Tuesday, September 4, 2007

Ode to acronyms

There’s no question that we like it short and sweet in this country. Who needs to watch Entertainment Television when we can watch E! ? Why send the President of the United States to the North American Aerospace Defense Command center in a time of crisis when POTUS can go to NORAD?

Nobody creates acronyms better that the United States — or should I say U.S. of A.

Here in Maryland, with thousands of jobs coming as part of the military’s Base Realignment and Closure (BRAC) process, acronyms and abbreviations are going to become an even bigger part of our everyday lives. If we’re to survive the influx of the military and its contractors, we better figure out what they are saying…ASAP.

To help us out, the Chesapeake Science & Security Corridor — a.k.a. the CSSC, which is made up of the counties in central Maryland affected by BRAC — came out with a handy pamphlet called BRACANYMS.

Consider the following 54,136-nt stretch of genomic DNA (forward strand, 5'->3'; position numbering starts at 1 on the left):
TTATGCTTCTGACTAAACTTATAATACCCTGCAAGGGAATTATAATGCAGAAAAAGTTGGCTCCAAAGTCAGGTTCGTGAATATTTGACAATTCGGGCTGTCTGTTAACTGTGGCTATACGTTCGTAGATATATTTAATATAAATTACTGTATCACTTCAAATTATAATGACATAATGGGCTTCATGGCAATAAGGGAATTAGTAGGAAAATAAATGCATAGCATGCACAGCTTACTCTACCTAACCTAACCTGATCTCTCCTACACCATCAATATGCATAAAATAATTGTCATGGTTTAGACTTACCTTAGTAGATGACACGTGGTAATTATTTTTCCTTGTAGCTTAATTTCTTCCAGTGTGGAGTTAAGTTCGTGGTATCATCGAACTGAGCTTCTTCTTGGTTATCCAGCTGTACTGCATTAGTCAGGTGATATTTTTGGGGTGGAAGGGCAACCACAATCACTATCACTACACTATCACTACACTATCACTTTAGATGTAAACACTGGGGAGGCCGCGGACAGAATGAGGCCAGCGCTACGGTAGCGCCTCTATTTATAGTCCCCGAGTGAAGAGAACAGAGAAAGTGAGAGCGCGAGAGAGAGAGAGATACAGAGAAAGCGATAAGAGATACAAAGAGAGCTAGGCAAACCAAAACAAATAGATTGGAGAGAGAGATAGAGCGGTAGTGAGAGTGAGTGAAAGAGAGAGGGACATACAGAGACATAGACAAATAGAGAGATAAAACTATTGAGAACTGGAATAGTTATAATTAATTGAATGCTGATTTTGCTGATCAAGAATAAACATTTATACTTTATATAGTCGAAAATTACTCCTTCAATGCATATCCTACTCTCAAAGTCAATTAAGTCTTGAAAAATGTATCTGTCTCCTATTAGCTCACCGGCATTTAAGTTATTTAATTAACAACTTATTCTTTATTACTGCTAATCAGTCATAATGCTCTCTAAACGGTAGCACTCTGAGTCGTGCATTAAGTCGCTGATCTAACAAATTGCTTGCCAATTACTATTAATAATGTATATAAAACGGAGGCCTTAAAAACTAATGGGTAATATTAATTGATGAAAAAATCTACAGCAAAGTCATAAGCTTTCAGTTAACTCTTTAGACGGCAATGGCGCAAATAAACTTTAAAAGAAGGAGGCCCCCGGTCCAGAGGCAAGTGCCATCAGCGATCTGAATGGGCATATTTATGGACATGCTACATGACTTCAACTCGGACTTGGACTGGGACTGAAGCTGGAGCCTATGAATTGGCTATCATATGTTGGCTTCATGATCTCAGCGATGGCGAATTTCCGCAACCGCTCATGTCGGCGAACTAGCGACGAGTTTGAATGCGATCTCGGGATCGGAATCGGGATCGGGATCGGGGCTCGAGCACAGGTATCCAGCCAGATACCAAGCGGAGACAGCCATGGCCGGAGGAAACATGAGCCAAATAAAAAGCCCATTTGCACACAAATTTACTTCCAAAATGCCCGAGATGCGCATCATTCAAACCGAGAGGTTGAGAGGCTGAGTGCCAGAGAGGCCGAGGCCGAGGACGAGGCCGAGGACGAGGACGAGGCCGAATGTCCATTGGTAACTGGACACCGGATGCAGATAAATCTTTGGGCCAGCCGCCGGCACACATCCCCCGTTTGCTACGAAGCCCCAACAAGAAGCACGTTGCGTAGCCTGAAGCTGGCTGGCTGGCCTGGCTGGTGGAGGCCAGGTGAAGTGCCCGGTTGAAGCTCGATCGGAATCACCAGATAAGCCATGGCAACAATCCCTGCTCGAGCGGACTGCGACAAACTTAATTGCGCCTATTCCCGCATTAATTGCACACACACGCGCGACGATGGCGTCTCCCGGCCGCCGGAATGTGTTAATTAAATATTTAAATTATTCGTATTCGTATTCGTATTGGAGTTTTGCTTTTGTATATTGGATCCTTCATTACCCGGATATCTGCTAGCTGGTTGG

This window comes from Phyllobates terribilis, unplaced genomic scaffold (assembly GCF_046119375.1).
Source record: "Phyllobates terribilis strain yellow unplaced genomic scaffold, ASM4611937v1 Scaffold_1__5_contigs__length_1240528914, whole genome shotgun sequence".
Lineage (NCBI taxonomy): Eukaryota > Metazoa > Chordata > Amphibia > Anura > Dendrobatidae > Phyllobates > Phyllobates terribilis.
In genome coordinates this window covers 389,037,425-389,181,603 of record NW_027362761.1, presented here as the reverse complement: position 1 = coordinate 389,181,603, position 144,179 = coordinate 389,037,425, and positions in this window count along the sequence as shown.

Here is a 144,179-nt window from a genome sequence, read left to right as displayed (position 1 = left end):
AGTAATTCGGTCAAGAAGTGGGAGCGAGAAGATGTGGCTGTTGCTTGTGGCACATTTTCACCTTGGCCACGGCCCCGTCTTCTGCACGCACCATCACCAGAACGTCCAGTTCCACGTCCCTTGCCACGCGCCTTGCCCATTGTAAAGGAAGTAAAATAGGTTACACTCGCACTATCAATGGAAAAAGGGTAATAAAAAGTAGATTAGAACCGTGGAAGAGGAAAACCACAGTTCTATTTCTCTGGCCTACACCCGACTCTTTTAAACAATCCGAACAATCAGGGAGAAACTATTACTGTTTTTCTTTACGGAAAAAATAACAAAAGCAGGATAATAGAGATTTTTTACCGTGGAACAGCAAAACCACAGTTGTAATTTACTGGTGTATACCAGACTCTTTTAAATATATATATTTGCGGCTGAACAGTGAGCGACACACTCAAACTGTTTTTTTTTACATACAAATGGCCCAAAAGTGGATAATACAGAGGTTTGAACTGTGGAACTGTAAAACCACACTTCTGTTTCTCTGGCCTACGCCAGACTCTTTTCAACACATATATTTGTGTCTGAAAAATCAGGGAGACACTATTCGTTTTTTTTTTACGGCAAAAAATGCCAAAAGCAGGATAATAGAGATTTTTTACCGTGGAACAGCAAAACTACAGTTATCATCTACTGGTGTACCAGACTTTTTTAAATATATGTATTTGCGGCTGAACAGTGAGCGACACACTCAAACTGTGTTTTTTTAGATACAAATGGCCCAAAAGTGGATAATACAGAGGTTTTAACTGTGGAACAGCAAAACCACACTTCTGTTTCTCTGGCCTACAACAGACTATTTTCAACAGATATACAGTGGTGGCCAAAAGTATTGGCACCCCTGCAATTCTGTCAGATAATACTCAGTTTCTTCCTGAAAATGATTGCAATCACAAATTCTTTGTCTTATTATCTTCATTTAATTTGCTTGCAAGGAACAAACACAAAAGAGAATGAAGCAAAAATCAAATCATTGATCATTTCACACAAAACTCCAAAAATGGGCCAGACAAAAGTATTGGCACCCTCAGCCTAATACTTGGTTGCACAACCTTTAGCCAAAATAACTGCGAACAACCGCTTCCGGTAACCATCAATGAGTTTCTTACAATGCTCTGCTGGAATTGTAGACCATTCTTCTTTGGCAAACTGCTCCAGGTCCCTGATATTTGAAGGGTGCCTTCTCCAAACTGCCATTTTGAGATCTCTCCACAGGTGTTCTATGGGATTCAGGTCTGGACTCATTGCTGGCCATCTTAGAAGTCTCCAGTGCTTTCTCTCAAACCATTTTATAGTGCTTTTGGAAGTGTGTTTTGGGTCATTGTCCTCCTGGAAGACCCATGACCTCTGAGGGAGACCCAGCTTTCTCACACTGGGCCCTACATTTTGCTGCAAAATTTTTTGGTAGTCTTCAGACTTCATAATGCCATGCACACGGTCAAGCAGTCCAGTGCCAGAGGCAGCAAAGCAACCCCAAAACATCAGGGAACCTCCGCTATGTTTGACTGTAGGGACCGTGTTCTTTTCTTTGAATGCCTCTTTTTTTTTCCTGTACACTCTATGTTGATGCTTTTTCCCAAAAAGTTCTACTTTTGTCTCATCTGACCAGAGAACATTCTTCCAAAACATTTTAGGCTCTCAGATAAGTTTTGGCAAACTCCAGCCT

BRACANYMS translates military speak for the average citizen or business owner. Some of the entries are pretty straightforward and already part of our everyday lexicon: AACC stands for Anne Arundel Community College; DPW is the Department of Public Works; MTA is the Maryland Transit Authority; HQ is headquarters.

Others, though, are perplexing and lead one to wonder: Is this English? Is this where my tax dollars are going?

There is NETOPS, which is how the military says Network Operations; RDECOM which is the Army’s Research, Development and Engineering Command; O&M, which is the government’s way of untwisting the complicated phrase Operations and Maintenance.

Then there is the PEO family with PEO, PEO C3T, PEO EIS and PEO IEW&S. As far as I can tell they have something to do with offices that manage a group of programs.


Do we really need guide to acronyms? Wouldn’t the world be a much better place without them? How about a ban on government acronyms altogether?

Which acronyms would you like to see disappear?

Send us your nominations PDQ.

—LOUIS LLOVIO, Business Writer

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